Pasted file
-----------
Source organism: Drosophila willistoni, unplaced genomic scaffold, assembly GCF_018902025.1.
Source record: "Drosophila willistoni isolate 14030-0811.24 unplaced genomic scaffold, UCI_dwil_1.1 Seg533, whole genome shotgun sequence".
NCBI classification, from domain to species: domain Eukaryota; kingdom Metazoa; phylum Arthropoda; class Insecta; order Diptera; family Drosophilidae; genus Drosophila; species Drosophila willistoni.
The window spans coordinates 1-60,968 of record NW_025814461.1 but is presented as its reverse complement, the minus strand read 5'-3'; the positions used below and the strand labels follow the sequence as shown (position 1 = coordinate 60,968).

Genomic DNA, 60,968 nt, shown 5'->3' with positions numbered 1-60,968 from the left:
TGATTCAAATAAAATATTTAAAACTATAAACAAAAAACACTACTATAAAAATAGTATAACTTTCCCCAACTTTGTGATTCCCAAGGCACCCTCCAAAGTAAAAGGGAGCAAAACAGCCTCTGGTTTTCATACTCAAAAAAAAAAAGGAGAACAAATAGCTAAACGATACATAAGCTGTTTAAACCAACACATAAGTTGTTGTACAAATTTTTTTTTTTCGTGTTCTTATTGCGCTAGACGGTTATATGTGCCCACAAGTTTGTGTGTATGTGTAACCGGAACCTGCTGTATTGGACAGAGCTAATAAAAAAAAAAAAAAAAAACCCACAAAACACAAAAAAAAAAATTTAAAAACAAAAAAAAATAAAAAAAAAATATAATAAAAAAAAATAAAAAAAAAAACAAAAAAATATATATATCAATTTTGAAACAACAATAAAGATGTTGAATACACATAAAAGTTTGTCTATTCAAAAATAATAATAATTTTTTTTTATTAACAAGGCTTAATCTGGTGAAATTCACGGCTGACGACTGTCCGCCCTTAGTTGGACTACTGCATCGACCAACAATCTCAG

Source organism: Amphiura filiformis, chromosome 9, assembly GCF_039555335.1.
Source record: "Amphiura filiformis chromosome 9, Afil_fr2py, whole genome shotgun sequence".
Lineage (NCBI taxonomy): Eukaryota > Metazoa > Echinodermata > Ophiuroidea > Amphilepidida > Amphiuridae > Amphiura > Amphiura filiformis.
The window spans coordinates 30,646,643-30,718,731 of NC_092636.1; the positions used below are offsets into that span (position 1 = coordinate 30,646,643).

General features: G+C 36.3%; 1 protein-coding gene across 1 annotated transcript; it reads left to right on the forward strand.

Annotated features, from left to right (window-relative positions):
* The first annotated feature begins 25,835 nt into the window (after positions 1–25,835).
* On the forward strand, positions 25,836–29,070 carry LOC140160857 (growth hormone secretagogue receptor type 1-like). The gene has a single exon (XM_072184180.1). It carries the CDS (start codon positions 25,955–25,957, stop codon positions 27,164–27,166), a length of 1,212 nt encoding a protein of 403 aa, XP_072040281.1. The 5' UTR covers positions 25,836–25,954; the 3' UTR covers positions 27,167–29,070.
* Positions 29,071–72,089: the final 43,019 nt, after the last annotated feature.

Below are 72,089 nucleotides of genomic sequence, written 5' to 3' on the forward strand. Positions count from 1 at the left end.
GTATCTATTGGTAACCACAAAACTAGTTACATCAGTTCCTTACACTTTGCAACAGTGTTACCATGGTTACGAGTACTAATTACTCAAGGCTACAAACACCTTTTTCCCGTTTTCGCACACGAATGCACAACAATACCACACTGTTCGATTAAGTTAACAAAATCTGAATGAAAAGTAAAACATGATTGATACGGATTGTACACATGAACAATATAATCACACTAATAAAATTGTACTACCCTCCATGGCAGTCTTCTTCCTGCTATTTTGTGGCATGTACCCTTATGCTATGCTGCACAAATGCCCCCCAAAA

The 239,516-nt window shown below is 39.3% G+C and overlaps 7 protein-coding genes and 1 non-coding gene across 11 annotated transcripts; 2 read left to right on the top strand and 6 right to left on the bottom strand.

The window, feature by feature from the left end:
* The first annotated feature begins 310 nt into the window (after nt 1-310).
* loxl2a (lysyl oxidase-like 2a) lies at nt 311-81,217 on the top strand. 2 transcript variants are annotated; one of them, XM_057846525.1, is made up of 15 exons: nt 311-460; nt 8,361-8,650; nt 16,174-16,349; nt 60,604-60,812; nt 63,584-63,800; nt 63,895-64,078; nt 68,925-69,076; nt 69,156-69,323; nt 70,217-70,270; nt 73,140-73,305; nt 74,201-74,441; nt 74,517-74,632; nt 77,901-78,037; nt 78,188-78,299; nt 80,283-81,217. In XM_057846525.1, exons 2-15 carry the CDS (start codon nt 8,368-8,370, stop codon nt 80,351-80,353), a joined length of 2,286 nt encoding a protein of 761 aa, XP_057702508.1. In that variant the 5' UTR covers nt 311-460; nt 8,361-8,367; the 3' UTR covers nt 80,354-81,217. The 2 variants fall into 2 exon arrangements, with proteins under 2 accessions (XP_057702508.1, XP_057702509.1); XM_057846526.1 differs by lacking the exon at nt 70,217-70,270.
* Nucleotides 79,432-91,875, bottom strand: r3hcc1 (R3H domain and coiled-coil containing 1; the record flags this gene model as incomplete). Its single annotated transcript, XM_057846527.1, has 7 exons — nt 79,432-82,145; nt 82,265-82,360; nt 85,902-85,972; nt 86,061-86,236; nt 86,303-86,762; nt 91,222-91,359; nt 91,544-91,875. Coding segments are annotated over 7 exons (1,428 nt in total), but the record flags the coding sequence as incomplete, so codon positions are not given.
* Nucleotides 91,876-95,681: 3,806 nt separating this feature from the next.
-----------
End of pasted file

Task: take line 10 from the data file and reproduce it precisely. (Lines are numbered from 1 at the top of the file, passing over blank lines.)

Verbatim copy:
The window spans coordinates 30,646,643-30,718,731 of NC_092636.1; the positions used below are offsets into that span (position 1 = coordinate 30,646,643).